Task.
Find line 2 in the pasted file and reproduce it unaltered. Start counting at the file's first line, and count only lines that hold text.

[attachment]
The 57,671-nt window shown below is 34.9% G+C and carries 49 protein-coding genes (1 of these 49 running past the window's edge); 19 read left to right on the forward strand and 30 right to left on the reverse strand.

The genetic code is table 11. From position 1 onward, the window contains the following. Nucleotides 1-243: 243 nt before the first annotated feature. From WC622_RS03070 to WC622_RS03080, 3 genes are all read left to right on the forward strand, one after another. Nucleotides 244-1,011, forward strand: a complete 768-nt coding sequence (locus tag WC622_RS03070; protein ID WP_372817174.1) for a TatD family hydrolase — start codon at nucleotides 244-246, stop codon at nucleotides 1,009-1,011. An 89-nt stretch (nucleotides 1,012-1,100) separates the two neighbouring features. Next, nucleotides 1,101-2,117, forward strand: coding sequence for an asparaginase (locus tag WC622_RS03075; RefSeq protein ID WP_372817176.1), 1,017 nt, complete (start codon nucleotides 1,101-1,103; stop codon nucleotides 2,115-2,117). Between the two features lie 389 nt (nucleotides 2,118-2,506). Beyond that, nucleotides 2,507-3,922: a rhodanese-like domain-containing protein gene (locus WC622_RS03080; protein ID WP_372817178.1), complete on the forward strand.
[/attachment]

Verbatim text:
The genetic code is table 11. From position 1 onward, the window contains the following. Nucleotides 1-243: 243 nt before the first annotated feature. From WC622_RS03070 to WC622_RS03080, 3 genes are all read left to right on the forward strand, one after another. Nucleotides 244-1,011, forward strand: a complete 768-nt coding sequence (locus tag WC622_RS03070; protein ID WP_372817174.1) for a TatD family hydrolase — start codon at nucleotides 244-246, stop codon at nucleotides 1,009-1,011. An 89-nt stretch (nucleotides 1,012-1,100) separates the two neighbouring features. Next, nucleotides 1,101-2,117, forward strand: coding sequence for an asparaginase (locus tag WC622_RS03075; RefSeq protein ID WP_372817176.1), 1,017 nt, complete (start codon nucleotides 1,101-1,103; stop codon nucleotides 2,115-2,117). Between the two features lie 389 nt (nucleotides 2,118-2,506). Beyond that, nucleotides 2,507-3,922: a rhodanese-like domain-containing protein gene (locus WC622_RS03080; protein ID WP_372817178.1), complete on the forward strand.